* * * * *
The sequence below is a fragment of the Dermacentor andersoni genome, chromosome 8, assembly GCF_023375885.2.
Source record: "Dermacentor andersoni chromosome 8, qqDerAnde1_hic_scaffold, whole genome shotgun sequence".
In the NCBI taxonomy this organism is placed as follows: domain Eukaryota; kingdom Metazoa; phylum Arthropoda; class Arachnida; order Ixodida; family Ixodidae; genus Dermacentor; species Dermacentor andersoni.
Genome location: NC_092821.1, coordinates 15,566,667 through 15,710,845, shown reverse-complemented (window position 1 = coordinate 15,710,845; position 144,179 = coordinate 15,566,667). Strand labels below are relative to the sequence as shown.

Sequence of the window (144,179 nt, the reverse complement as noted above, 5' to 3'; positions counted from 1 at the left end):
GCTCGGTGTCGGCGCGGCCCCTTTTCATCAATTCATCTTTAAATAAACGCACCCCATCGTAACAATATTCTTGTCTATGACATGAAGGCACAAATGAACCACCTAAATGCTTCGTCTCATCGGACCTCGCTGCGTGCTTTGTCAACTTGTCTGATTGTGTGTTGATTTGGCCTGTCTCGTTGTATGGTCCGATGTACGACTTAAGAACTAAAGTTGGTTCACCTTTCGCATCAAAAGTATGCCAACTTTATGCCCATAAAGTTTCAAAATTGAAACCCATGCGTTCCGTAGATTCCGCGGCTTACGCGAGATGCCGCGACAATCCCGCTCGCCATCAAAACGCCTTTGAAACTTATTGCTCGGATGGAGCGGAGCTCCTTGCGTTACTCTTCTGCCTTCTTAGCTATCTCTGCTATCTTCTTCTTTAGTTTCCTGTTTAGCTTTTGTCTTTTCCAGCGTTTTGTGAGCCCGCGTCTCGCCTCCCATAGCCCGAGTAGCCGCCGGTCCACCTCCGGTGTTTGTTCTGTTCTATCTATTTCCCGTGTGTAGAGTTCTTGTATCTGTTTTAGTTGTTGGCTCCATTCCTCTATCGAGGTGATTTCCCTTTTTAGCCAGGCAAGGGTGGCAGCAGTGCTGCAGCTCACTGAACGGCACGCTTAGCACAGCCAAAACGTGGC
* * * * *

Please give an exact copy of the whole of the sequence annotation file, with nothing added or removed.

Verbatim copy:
The sequence below is a fragment of the Dermacentor andersoni genome, chromosome 8, assembly GCF_023375885.2.
Source record: "Dermacentor andersoni chromosome 8, qqDerAnde1_hic_scaffold, whole genome shotgun sequence".
In the NCBI taxonomy this organism is placed as follows: domain Eukaryota; kingdom Metazoa; phylum Arthropoda; class Arachnida; order Ixodida; family Ixodidae; genus Dermacentor; species Dermacentor andersoni.
Genome location: NC_092821.1, coordinates 15,566,667 through 15,710,845, shown reverse-complemented (window position 1 = coordinate 15,710,845; position 144,179 = coordinate 15,566,667). Strand labels below are relative to the sequence as shown.

Sequence of the window (144,179 nt, the reverse complement as noted above, 5' to 3'; positions counted from 1 at the left end):
GCTCGGTGTCGGCGCGGCCCCTTTTCATCAATTCATCTTTAAATAAACGCACCCCATCGTAACAATATTCTTGTCTATGACATGAAGGCACAAATGAACCACCTAAATGCTTCGTCTCATCGGACCTCGCTGCGTGCTTTGTCAACTTGTCTGATTGTGTGTTGATTTGGCCTGTCTCGTTGTATGGTCCGATGTACGACTTAAGAACTAAAGTTGGTTCACCTTTCGCATCAAAAGTATGCCAACTTTATGCCCATAAAGTTTCAAAATTGAAACCCATGCGTTCCGTAGATTCCGCGGCTTACGCGAGATGCCGCGACAATCCCGCTCGCCATCAAAACGCCTTTGAAACTTATTGCTCGGATGGAGCGGAGCTCCTTGCGTTACTCTTCTGCCTTCTTAGCTATCTCTGCTATCTTCTTCTTTAGTTTCCTGTTTAGCTTTTGTCTTTTCCAGCGTTTTGTGAGCCCGCGTCTCGCCTCCCATAGCCCGAGTAGCCGCCGGTCCACCTCCGGTGTTTGTTCTGTTCTATCTATTTCCCGTGTGTAGAGTTCTTGTATCTGTTTTAGTTGTTGGCTCCATTCCTCTATCGAGGTGATTTCCCTTTTTAGCCAGGCAAGGGTGGCAGCAGTGCTGCAGCTCACTGAACGGCACGCTTAGCACAGCCAAAACGTGGC